Japan Geoscience Union Meeting 2015

Presentation information


Symbol M (Multidisciplinary and Interdisciplinary) » M-IS Intersection

[M-IS33] Progress in marine geoscience off Pacific coast of Tohoku after the 2011 earthquake and tsunami

Tue. May 26, 2015 2:15 PM - 3:00 PM 102B (1F)

Convener:*Kazuko Usami(Institute of Geology and Geoinformation, National Institute of Advanced Industrial Science and Technology), Ken Ikehara(Institute of Geology and Geoinformation, National Institute of Advanced Industrial Science and Technology), Yoshihiro Ito(Disaster Prevention Research Institute, Kyoto University), Takashi Toyofuku(Japan Agency for Marine-Earth Science and Technology (JAMSTEC)), Chair:Kazuko Usami(Institute of Geology and Geoinformation,)

2:45 PM - 3:00 PM

[MIS33-16] Dynamics of the brittle star population in the continental slope off Sanriku, Northeast Japan

*Takehisa YAMAKITA1, Kazumasa OGURI1, Hiroyuki YOKOOKA2, Ikehara KEN3, Yoshihiro FUJIWARA1, Yasuo FURUSHIMA1, Takafumi KASAYA1, Masaru KAWATO1, Shinji TSUCHIDA1, Shuichi WATANABE1, Hiroyuki YAMAMOTO1, Hiroshi KITAZATO1 (1.Japan Agency for Marine-Earth Science and Technology(JAMSTEC), 2.IDEA Consultants, Inc., 3.National Institute of Advanced Industrial Science and Technology (AIST))

Keywords:Population dynamics, Spatial distribution, Ophiuroidea, The 2011 Great East Japan Earthquake, Long-term sea-bottom observation platforms lander

Ophiuroidea are the dominant species at the sea bottom of the upper bathyal zone from 200 m to 600 m off the Sanriku region. The region has been estimated to have 373 individuals, with 124 g per m2 (Fujita and Ohta, 1989). Brittle stars potentially play an important role in submarine matter flow and in the food chain in this region. Because of their importance in ecosystem functions, brittle stars have gained attention, particularly for large-scale conservation planning and sustainable fishery (Yamakita et al., 2015 a). To reveal the temporal dynamics of brittle stars in the Sanriku region, the number of brittle stars and their size composition were observed. We used an interval video system for long-term sea-bottom observation platforms (lander systems) at 300- and 1000-m-deep sites off Otsuchi Bay. Furthermore, we collected literature, pictures, and videos using a remotely operated vehicle (ROV) and conducted a geological survey to evaluate the spatial distribution of brittle stars before and after the earthquake.
Three ophiuroid species (Ophiura sarsii Lutken, 1855; Ophiura leptoctenia Clark, 1911; and Ophiophthalmus normani Lyman, 1879) were observed, and the dominant species differed with site. O. sarsii was the dominant species at the 300-m site, and O. normani dominated at the 1000-m site with apparently lower density.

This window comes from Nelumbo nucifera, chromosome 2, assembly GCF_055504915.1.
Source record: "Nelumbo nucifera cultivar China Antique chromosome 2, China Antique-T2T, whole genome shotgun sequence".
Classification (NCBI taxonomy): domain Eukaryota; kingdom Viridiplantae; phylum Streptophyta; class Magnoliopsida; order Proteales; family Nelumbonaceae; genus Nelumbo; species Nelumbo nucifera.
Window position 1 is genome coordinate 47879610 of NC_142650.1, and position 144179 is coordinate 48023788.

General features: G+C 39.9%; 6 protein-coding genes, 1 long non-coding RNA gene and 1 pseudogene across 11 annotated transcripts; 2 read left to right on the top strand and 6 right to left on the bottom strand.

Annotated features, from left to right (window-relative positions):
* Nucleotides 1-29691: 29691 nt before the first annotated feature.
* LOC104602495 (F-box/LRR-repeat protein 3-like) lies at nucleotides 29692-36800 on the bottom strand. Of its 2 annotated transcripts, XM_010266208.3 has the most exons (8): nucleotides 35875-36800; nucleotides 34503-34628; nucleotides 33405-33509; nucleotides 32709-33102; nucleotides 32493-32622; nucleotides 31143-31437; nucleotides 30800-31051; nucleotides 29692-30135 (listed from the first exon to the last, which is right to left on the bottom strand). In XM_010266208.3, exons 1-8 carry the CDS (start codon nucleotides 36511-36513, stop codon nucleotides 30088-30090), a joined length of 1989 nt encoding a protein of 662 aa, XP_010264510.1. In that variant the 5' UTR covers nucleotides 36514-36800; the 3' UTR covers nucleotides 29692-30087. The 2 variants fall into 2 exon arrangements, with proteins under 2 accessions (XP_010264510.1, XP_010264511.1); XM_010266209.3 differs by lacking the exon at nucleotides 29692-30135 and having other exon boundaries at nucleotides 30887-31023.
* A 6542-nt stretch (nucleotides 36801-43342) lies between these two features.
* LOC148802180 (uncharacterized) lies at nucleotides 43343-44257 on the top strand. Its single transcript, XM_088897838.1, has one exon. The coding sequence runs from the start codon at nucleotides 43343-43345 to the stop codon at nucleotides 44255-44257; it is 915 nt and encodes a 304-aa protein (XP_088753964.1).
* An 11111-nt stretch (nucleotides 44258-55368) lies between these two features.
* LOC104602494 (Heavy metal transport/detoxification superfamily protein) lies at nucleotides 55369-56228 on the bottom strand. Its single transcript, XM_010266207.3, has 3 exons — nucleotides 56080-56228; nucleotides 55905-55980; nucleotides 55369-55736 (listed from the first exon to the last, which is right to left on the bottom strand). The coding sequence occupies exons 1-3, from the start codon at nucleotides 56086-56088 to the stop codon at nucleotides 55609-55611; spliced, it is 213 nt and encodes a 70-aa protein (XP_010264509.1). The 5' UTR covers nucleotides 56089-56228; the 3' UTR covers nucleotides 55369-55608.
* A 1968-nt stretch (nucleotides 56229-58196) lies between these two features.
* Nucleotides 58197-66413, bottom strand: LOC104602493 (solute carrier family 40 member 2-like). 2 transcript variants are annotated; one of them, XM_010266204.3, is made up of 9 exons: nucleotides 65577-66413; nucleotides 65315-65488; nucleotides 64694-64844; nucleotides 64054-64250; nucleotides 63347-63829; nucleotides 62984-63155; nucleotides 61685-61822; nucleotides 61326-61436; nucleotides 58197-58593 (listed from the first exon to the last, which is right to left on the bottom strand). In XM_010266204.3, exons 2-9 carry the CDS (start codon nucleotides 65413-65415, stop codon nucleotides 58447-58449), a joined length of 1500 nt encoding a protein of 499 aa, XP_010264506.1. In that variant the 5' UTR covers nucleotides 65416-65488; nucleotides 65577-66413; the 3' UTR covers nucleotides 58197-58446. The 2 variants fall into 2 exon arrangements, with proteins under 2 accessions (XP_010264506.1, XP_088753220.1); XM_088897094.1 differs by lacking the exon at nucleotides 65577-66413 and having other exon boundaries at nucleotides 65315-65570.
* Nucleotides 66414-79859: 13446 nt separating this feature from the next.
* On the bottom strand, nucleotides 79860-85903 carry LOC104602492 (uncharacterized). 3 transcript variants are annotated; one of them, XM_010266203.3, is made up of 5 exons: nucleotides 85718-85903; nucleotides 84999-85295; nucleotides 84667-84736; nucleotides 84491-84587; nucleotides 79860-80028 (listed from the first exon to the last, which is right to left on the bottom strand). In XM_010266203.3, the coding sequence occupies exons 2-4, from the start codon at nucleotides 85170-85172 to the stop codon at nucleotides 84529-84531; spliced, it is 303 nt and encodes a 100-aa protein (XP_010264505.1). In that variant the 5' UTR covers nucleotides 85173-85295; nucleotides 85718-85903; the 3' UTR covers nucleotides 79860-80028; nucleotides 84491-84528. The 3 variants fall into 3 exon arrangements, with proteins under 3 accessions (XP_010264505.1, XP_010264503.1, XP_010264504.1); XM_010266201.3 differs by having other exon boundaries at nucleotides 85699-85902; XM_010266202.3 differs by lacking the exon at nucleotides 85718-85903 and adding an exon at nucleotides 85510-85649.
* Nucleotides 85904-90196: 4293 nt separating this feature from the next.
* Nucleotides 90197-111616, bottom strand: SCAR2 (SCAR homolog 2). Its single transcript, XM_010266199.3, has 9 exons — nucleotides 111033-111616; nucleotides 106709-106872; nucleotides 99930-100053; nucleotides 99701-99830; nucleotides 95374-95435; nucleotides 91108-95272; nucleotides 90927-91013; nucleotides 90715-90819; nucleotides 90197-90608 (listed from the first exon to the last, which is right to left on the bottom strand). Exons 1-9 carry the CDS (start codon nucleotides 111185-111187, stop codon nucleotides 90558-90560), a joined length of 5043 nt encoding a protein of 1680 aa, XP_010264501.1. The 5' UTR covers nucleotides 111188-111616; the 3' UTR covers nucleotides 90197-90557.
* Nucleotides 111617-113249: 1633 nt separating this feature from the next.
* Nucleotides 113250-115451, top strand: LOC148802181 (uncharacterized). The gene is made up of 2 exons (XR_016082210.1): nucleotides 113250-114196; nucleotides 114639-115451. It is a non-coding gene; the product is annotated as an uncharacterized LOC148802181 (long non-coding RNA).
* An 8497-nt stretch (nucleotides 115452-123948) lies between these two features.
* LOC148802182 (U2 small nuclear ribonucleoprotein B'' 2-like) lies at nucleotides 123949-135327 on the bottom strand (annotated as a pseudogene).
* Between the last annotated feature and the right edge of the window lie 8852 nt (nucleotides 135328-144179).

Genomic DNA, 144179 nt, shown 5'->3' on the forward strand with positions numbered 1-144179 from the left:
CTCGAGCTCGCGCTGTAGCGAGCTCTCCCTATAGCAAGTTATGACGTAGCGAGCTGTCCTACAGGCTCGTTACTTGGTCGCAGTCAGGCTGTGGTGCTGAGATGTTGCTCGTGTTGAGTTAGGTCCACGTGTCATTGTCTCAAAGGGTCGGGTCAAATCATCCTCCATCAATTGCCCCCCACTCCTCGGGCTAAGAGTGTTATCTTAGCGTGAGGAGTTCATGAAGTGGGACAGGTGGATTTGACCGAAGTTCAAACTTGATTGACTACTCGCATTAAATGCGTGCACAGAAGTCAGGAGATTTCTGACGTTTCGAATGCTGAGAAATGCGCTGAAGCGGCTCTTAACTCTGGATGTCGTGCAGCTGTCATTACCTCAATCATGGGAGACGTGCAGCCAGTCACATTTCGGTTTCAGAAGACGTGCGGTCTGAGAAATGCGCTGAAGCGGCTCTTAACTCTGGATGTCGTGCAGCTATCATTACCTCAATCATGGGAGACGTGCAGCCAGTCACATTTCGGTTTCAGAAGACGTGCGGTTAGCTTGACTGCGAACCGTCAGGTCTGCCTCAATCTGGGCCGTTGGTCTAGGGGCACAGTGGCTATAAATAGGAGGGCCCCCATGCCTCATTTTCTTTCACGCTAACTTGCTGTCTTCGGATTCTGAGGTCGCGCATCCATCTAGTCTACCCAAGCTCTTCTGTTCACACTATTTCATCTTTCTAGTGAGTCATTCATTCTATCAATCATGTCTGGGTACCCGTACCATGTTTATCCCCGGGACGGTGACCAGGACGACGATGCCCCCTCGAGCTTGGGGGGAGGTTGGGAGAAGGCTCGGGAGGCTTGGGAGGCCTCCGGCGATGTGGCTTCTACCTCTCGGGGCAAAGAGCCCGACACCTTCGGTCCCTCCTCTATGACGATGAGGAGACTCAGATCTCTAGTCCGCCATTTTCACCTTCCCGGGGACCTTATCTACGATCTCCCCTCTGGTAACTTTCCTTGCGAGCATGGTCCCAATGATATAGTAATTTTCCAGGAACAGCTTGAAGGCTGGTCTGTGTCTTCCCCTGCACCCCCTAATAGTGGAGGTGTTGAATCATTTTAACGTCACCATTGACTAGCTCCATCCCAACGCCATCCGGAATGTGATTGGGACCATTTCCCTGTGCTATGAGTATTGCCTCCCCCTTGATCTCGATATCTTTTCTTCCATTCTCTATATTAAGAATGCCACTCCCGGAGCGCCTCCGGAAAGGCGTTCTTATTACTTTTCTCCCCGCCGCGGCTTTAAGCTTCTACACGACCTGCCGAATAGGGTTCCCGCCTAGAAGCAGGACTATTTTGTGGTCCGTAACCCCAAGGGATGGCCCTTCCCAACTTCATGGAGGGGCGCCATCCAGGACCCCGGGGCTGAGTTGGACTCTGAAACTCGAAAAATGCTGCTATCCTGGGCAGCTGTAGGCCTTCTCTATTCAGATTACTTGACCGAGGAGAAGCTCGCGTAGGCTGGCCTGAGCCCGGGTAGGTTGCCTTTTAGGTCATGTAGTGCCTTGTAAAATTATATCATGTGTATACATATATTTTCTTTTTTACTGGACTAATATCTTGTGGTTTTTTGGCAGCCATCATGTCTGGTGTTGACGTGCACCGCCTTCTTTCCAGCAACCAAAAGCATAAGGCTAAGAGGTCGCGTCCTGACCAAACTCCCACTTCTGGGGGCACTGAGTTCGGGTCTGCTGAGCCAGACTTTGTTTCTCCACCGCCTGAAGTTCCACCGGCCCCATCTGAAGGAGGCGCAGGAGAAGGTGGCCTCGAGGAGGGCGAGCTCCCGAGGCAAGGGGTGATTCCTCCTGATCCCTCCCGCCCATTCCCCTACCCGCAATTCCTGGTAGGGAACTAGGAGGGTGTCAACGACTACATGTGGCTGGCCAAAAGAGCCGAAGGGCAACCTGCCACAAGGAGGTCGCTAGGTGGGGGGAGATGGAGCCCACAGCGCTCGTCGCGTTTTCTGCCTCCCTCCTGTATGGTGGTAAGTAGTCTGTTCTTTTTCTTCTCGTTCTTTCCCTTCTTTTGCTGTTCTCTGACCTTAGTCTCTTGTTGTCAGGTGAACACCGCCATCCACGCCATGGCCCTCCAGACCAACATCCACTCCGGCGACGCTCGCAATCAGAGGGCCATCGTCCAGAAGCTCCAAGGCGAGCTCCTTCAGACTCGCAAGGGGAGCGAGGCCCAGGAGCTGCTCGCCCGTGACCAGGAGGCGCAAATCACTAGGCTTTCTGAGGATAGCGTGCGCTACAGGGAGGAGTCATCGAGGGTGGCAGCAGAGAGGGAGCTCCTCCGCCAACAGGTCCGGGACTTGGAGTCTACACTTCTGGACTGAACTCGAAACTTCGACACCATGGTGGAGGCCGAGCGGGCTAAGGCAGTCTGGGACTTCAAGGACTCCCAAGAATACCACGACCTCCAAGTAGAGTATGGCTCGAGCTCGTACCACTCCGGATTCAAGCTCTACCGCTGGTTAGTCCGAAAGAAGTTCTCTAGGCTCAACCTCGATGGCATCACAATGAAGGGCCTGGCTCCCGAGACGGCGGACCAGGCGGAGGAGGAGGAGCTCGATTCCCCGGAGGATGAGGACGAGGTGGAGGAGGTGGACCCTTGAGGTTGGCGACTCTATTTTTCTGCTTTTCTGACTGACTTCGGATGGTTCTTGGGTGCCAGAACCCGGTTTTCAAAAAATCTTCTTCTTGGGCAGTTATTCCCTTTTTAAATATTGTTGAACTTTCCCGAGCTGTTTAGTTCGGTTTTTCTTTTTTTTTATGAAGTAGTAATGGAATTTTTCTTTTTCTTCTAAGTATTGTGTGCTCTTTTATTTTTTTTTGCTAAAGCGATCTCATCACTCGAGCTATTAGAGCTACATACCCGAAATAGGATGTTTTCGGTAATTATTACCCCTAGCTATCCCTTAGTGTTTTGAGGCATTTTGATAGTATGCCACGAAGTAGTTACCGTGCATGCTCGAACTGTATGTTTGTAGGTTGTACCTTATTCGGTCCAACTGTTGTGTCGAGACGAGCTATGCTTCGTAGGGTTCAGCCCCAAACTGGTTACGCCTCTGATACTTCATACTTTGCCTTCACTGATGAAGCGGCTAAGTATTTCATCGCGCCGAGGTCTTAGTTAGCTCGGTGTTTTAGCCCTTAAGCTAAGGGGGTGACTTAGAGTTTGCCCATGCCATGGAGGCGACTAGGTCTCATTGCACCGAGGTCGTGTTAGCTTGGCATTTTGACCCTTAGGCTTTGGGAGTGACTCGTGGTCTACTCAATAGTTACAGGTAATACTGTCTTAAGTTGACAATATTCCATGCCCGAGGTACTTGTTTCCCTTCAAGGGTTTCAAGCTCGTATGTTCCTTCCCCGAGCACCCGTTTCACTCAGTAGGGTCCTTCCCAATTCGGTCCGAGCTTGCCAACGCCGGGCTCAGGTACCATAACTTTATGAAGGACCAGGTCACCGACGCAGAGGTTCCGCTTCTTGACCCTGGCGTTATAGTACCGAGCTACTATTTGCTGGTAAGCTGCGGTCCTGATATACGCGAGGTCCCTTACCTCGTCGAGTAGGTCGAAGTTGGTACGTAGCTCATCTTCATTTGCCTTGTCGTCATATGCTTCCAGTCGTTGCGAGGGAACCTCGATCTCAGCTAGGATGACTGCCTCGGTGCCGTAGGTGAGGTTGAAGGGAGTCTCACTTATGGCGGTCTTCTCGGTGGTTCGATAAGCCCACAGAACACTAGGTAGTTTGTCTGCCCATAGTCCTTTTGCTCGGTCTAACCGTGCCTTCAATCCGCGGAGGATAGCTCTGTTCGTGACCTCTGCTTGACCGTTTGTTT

At the 300-m study site, a trend of decreasing population number and increasing body size was observed. At the 1000-m study site, a sporadic change in the body size and population number was observed despite the stable environmental conditions.
The growth rate of the shallow brittle star community in our study corresponded to that reported previously. Increase in turbidity and burial of organisms were the probable causes of the decrease in population number at the deeper site. Some of the turbidity was related to another medium-sized earthquake. Higher-resolution images were needed for the detection of the recruitment process and hidden environmental changes at the deeper site. Although there were no obvious changes in the distribution of species before and after the earthquake except for an increase in marine debris in the deep-sea valley (Yamakita et al. 2005 b), the preliminary result showed a difference in the size histogram. Further analysis and collection of additional samples are needed to examine these changes.

Fujita, T., & Ohta, S. (1989). Spatial structure within a dense bed of the brittle starOphiura sarsi (Ophiuroidea: Echinodermata) in the bathyal zone off Otsuchi, Northeastern Japan. Journal of the oceanographical Society of Japan, 45, 289-300.

Yamakita, T., Yamamoto, H., Nakaoka, M., Yamano, H., Fujikura, K., Hidaka, K., et al. & Shirayama, Y. (2015a). Identification of important marine areas around the Japanese Archipelago: Establishment of a protocol for evaluating a broad area using ecologically and biologically significant areas selection criteria. Marine Policy, 51, 136-147.

Yamakita, T., Yamamoto, H., Yokoyama, Y., Sakamoto, I., Tsuchida, S., Lindsay, D., et al. & Kitazato, H. (2015b). Distribution of the marine debris on seafloor from the primary report of five cruises after the Great East Japan Earthquake 2011 IN: Marine Productivity: Disturbance and Resilience of Coastal Socio-Ecosystems. Eds. Ceccaldi, H. et al. Springer in press